Tag Archives: International Fund for Ireland

Best of the Blog, 2015

This is my third annual “Best of the Blog” (BOB, as my wife calls it), a look at some of the most important news stories, historical anniversaries and personal favorite posts of the past year. The items are not numbered, so as to avoid the appearance of rank. Most links are to my own posts, but a few are to outside websites.

Enjoy. Thanks for supporting the blog. And Happy New Year!

  • Four years into the “Decade of Centenaries,” 2015 proved that even as Ireland remembers its past, Ireland is not bound by its past. This was most dramatically demonstrated in May as Irish voters enshrined same-sex marriage rights in the Republic’s constitution, becoming the world’s first nation to give such approval through popular referendum. The outcome prompted Catholic Archbishop Diarmuid Martin of Dublin to comment: “The Church needs a reality check right across the board, to look at the things we are doing well and look at the areas where we need to say, have we drifted away completely from young people?”
  • Other long-standing Irish institutions also changed in 2015. Clerys, a landmark department store on O’Connell Street in Dublin, closed in June after 162 years in business. … In August, Aer Lingus was acquired by British Airways owner IAG for €1.5 billion after nearly 80 years of state ownership.
  • The erosion of the Irish language continued at “a faster rate than was predicted” by a 2007 study and “demands urgent intervention,” a government agency reported in an update this year.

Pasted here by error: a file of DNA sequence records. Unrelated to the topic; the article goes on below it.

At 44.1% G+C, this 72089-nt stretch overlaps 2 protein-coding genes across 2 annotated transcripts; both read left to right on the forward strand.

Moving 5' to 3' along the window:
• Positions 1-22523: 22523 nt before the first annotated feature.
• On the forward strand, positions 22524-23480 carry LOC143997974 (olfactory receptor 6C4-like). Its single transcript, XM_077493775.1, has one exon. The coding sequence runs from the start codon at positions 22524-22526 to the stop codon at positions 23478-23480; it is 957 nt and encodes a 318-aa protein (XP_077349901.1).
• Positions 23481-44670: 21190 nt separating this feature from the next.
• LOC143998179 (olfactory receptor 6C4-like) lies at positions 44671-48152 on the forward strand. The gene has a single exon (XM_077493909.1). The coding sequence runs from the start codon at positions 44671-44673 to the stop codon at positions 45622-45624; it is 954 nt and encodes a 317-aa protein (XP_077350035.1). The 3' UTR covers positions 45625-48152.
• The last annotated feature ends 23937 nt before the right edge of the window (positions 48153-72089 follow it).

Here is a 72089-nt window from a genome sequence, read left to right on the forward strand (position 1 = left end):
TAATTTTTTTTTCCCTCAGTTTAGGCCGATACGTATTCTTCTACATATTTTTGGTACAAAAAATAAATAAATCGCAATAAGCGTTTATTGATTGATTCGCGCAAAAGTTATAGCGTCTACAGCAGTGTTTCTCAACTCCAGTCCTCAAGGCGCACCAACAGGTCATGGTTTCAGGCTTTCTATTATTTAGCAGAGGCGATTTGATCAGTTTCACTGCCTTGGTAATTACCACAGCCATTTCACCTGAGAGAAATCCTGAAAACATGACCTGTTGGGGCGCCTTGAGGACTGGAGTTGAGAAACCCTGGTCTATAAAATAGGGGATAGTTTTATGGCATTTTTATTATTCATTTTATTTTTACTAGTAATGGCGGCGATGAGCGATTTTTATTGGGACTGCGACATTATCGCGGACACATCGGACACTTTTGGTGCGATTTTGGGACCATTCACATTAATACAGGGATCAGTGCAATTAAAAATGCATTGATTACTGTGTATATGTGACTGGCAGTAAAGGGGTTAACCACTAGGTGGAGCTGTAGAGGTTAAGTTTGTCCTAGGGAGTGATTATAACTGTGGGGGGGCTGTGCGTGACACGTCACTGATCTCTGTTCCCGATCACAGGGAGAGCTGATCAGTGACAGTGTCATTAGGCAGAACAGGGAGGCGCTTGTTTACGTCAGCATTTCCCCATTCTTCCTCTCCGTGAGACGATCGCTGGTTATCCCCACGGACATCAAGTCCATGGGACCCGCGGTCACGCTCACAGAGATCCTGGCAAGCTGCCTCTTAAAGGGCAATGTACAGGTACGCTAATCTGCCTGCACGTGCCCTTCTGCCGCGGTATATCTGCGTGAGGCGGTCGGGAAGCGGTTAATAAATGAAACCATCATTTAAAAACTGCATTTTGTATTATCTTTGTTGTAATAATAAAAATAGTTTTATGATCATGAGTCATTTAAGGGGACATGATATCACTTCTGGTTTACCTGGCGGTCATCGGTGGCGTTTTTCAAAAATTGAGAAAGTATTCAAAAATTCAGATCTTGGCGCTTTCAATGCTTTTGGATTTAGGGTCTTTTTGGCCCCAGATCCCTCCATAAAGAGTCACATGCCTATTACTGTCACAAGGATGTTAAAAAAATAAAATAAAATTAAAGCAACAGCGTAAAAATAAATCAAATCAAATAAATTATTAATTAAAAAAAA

• 2015 was the 150th anniversary of the birth of William Butler Yeats. His poem, “The Lake Isle of Innisfree,” was celebrated during the year. And, of course, “Easter, 1916.”
  • The Republic’s official remembrance of the Easter Rising began in August with a commemorative re-enactment of the funeral of Jeremiah O’Donovan Rossa. The original Dublin funeral of the Fenian leader, who died in New York, set the stage for the Rising eight months later. Pádraic Pearse’s oration at Rossa’ graveside became a call to arms that continues to inspire Irish patriots. One of my Kerry relatives kept a copy of an August 1933 reprint of the speech, cut from the pages of The Gaelic American.
  • I also reflected on my copy of a 1953 St. Patrick’s Day greeting from another Kerry relation.
  • In Northern Ireland, the International Fund for Ireland launched a new “Community Consolidation-Peace Consolidation” strategy for 2016-2020 focused on removing some of the more than 100 “peace walls” that separate Catholic and Protestant communities. “We have a role to take risks that governments can’t take,” IFI Chairman Dr. Adrian Johnston said during a September briefing at the Embassy of Ireland in Washington, D.C. … But a new poll showed that support for removing the physical barriers has dropped to 49 percent, compared to 58 percent in 2012.
  • The British and Irish governments announced a new political accord to overcome various crises in the North. … Seventeen years on from the historic 1998 Good Friday Agreement, former U.S. Senator George Mitchell told a Washington audience the peace talks got off to “a very rocky start” due to the long history of mistrust in Northern Ireland and “no habit of listening to the other side.”
  • An RTÉ/BBC poll revealed two-thirds of respondents living in the Republic favor political reunification of the island within their lifetime, while just under one third of those surveyed in the North share the view. … In what was described as a “rogue action,” the Republic’s tricolour flag flew over Stormont for a few hours in June.
  • Irish Minister for Diaspora Affairs Jimmy Deenihan, speaking at the  Embassy of Ireland in Washington, announced “a new strategy to improve Ireland’s connection with the diaspora.”
  • More historical records continued to be made available in 2015 for online inspection, including: